Plans for design law treaty
To streamline system
The goal of the treaty would be to harmonize different national legal systems for protecting industrial designs. Similar treaties already exist in the area of Patents (Patent Law Treaty of 2000) and Trademarks (Trademark Law Treaty of 1994 and Singapore Treaty on the Law of Trademarks of 2006).
As WIPO notes,
The traditional method for concluding or revising treaties has been the holding of a diplomatic conference of plenipotentiaries specifically convened for that purpose. Diplomatic conferences are held to negotiate and adopt or revise multilateral treaties.
Preliminary work leading to the proposed treaty started in the WIPO Standing Committee on the Law of Trademarks, Industrial Designs and Geographical Indications (SCT) in 2006 and has led to a set of draft articles and regulations. Treaty negotiations probably won’t be finished until at least the end of 2024, and then the treaty will need to be approved by the government of each country signing it.
The goal of the treaty, says WIPO, would be to “streamline the global system for protecting designs, which are an integral part of many brands, by eliminating red tape and accelerating protection procedures,” so that designers can “obtain easier, faster, and cheaper protection for their designs – both in home markets and abroad.”
In particular, “these changes would benefit the community of designers, with particular impact for smaller-scale designers with less access to legal support for registering their designs.”
One proposal to be discussed is requiring all jurisdictions to provide a grace period for prior disclosures of a registered design before the filing of the first design application. Most countries allow this, but China does not.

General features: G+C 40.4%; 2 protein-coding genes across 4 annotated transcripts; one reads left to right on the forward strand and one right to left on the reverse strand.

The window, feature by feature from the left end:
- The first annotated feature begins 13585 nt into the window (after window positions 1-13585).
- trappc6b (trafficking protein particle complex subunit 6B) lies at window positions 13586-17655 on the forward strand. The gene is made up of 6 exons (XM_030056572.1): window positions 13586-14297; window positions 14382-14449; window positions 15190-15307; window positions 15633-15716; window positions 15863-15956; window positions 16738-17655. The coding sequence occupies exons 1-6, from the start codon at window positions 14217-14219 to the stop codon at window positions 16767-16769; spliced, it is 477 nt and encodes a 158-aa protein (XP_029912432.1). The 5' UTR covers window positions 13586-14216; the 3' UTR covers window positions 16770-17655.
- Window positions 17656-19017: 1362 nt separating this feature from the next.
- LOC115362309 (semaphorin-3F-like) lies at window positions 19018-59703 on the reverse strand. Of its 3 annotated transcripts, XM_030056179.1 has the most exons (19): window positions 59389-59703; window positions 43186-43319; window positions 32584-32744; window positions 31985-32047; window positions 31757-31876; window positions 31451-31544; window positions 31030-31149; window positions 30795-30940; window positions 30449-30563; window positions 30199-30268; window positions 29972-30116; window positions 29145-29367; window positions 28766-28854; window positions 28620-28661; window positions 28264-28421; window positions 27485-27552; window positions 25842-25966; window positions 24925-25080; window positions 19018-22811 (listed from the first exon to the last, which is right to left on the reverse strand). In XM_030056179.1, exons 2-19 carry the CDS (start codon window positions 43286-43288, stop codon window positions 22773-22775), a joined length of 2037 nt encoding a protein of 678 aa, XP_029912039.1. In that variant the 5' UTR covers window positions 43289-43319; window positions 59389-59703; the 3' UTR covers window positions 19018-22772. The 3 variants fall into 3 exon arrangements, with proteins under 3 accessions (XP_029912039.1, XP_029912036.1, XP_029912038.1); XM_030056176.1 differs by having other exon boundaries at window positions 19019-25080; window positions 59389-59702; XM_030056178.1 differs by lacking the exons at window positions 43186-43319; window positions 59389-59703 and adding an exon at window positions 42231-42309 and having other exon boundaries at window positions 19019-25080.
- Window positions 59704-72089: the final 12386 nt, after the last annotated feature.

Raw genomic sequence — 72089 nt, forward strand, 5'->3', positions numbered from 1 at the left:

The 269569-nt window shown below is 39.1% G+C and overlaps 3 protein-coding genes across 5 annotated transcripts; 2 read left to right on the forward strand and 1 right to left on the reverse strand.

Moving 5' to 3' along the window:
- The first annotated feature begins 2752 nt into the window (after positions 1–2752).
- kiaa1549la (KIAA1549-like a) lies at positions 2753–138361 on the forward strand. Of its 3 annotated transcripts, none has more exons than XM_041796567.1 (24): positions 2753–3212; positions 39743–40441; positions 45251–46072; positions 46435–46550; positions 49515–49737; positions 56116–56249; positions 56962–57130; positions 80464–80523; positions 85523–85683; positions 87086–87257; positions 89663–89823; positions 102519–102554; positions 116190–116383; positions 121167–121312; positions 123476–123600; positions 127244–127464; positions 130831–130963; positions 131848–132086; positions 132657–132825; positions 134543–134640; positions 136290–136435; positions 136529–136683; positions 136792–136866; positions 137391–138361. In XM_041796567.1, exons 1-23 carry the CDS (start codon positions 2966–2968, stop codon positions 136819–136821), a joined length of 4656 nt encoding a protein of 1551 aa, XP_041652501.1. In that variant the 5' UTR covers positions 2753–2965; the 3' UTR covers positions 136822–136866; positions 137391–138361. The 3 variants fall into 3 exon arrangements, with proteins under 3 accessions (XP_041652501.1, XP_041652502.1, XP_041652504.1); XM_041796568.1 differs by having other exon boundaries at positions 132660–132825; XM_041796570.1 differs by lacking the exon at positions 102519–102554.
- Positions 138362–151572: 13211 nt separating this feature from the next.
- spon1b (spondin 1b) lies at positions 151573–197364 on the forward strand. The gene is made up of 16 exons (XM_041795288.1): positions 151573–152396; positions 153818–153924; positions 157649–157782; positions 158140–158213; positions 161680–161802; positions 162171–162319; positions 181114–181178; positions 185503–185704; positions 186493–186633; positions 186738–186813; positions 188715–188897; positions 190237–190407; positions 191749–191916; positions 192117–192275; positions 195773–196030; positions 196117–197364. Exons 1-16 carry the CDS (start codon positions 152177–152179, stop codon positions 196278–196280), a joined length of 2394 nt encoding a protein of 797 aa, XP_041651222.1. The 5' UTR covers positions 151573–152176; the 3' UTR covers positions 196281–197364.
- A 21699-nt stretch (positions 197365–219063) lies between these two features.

According to WIPO,
The design industry is responsible for about 18% of employment and 13% of GDP in Europe, where data is available. Given the design activity as expressed in domestic design applications filed, this points to an important potential in many developing economies. The benefits of a vibrant design sector go far wider than GDP. Design can support efforts in education and sustainability, and can support community building.
In the US, designs can be protected by design patents. As the US Patent and Trademark Office (USPTO) explains,
A design consists of the visual ornamental characteristics embodied in or applied to, an article of manufacture. Since a design is manifested in appearance, the subject matter of a design patent application may relate to the configuration or shape of an article, to the surface ornamentation applied to an article, or to the combination of configuration and surface ornamentation. A design for surface ornamentation is inseparable from the article to which it is applied and cannot exist alone. It must be a definite pattern of surface ornamentation, applied to an article of manufacture.
A design patent protects only the appearance of the article and not structural or utilitarian features. In contrast, a “utility patent” protects the way an article is used and works.
Other countries protect what they call industrial designs or registered designs. As WIPO explains,
In a legal sense, an industrial design constitutes the ornamental or aesthetic aspect of an article.
An industrial design may consist of three-dimensional features, such as the shape of an article, or two-dimensional features, such as patterns, lines, or color….
In most countries, an industrial design needs to be registered in order to be protected under industrial design law as a “registered design”. In some countries, industrial designs are protected under patent law as “design patents ”.
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